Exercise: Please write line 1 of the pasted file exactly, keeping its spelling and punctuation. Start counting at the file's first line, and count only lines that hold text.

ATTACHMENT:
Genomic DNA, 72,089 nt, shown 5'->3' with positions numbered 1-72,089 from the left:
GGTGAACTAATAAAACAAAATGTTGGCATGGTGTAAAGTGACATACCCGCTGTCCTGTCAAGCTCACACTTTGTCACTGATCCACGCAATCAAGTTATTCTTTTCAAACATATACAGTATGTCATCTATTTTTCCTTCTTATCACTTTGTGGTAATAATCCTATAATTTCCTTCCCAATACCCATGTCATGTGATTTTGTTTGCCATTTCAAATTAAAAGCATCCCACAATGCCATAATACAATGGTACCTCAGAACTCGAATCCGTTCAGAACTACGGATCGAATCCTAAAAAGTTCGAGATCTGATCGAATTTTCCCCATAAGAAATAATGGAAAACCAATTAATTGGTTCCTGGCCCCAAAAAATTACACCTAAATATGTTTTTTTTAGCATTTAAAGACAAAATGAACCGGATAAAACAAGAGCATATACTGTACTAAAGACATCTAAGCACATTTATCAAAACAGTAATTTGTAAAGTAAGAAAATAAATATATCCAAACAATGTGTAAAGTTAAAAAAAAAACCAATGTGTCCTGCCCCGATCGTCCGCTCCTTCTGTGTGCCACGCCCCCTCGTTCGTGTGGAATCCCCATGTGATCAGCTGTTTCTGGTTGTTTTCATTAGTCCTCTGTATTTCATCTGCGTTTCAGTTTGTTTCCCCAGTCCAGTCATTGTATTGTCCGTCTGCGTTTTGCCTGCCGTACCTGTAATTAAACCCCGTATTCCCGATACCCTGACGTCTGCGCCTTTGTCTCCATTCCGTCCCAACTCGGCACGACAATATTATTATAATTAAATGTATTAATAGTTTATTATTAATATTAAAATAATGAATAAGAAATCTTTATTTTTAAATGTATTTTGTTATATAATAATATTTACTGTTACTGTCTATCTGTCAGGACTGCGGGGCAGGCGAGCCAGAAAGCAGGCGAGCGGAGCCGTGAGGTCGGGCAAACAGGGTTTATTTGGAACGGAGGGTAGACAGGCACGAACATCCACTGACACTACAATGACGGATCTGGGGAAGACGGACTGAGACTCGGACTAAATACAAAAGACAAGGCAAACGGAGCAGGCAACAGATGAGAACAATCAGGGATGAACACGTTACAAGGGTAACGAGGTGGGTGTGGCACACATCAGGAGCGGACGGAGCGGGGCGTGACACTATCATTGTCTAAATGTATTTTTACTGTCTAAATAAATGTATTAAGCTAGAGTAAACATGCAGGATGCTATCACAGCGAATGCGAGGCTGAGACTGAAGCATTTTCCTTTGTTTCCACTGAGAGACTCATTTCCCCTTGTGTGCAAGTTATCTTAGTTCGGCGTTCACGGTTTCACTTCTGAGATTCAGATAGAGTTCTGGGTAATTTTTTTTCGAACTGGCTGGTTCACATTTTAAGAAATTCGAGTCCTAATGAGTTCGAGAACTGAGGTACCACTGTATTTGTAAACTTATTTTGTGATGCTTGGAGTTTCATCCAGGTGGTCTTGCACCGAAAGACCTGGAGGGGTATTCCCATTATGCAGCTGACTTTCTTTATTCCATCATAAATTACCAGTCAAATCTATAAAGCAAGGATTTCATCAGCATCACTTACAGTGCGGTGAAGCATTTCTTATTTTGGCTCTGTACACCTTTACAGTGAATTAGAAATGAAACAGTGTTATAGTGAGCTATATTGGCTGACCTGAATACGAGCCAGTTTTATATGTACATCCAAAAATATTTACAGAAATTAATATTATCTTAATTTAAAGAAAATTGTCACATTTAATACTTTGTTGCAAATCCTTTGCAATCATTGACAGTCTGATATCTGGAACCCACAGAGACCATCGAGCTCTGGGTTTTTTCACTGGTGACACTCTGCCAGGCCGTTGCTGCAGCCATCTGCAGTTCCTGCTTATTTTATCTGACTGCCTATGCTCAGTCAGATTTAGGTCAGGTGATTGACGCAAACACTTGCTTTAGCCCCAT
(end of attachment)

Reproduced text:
Genomic DNA, 72,089 nt, shown 5'->3' with positions numbered 1-72,089 from the left: